Published on May 9th, 2013 | by Yellow Magpie2
Hydra: Dwarf Planet Pluto’s Moon
Hydra With Nix And Charon Orbiting Pluto Photo By H. Weaver JHU/APL, A. Stern SwRI And The HST Pluto Companion Search Team
Hydra is a relatively unknown world. All we know about the far-away moon is obtained from photos taken from over five billion kilometres away.
Pluto’s moon Hydra was only discovered in 2005 at the same time as its sister moon, Nix. The find came courtesy of the updated Hubble Telescope.
Hydra’s Physical Characteristics
At somewhere between 60 and 170 kilometres Hydra is a small moon. Its brighter appearance seems to indicate that it is larger than its sister moon, Nix. It orbits Pluto from a distance of just under 65,000 kilometres (40,000 miles) taking just over 38 Earth-days to do so.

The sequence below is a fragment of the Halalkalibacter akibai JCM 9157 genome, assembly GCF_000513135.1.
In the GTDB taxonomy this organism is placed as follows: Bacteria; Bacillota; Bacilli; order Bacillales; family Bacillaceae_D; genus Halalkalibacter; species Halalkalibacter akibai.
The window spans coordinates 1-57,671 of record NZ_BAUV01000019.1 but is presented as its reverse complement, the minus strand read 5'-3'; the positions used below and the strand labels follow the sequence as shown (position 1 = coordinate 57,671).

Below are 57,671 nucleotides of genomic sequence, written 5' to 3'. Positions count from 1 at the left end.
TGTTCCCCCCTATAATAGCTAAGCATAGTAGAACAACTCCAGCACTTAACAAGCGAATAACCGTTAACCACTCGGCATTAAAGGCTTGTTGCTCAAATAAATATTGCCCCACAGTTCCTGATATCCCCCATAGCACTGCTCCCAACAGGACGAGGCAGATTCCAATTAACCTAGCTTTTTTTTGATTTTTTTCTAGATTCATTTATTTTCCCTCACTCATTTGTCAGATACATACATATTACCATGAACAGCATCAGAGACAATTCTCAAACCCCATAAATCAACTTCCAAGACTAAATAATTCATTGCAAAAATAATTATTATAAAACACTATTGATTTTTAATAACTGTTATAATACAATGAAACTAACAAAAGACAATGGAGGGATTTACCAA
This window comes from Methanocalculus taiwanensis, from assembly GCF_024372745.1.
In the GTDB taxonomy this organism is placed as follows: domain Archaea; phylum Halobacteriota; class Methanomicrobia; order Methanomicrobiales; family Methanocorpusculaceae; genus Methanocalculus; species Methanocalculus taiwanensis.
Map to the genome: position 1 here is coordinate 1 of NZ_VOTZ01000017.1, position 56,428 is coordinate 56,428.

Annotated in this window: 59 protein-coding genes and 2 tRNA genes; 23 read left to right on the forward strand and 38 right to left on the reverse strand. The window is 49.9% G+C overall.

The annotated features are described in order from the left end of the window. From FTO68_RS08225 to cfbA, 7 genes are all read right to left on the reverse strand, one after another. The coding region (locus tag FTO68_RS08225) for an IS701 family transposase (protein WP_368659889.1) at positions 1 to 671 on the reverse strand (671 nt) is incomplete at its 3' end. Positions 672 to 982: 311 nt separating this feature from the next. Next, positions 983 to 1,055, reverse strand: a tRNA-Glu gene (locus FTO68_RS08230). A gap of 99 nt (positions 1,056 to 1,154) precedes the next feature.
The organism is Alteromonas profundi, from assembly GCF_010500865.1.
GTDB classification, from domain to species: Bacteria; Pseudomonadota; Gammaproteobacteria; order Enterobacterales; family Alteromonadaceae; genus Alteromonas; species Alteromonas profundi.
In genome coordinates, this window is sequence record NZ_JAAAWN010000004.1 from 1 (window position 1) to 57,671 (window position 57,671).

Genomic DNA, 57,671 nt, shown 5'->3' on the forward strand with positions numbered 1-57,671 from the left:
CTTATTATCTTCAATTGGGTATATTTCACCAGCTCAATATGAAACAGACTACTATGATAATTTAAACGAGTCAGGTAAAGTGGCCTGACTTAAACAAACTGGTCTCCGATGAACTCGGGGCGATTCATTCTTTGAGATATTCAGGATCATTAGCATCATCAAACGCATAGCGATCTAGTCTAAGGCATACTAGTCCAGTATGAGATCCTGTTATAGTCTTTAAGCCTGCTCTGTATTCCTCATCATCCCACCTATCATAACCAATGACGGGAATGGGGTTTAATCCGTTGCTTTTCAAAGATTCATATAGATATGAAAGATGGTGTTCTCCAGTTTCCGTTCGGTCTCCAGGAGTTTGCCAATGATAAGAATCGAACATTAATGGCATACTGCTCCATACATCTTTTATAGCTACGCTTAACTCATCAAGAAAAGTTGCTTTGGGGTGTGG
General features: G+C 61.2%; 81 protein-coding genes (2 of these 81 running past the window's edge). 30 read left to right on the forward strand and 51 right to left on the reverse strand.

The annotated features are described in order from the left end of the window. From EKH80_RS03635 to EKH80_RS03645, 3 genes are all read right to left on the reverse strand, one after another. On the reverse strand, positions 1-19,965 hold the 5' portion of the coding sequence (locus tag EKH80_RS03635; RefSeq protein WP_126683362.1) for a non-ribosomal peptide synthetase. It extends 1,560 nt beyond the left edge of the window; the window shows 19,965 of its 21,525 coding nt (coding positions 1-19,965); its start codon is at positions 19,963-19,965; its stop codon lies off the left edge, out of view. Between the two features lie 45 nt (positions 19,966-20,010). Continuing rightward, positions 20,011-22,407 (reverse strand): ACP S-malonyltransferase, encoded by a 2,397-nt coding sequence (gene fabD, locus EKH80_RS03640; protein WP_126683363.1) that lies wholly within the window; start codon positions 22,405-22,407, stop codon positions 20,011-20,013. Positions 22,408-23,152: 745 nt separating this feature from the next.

Like all objects in the Kuiper Belt, Nix is a frozen world with a surface temperature between 33 to 55 degrees Kelvin (minus 220 to 240 degrees Celsius).
The Name Hydra
The moon got its name from the nine-headed serpent of Greek mythology. In the myth the Hydra has heads that regrow two-fold if each of the serpent’s necks is cut. Hercules defeats the Hydra by cutting its heads and having the wounds cauterised.
New Horizons Exploration
The New Horizons spacecraft will visit Pluto and its moons in 2015. In doing so, it will provide us with the first images of Hydra as well as more accurate information about its size and composition.
Highly Recommended Reading
Check out Yellow Magpie’s The Kuiper Belt: Home To The Dwarf Planets for more insight into this frozen region of the Solar System.
You may also wish to take a gander at The Solar System And Beyond: A Guide To The Cosmos.
Cosmos is a highly recommended book. It contains large, full-page pictures of the asteroids and writing on the subject by the highly competent author, Giles Sparrow.
For people living in Ireland or the United Kingdom, you can access: Cosmos from here.
For those who live in Canada, you can obtain: Cosmos here.
For Germany: Cosmos.
For France: Cosmos.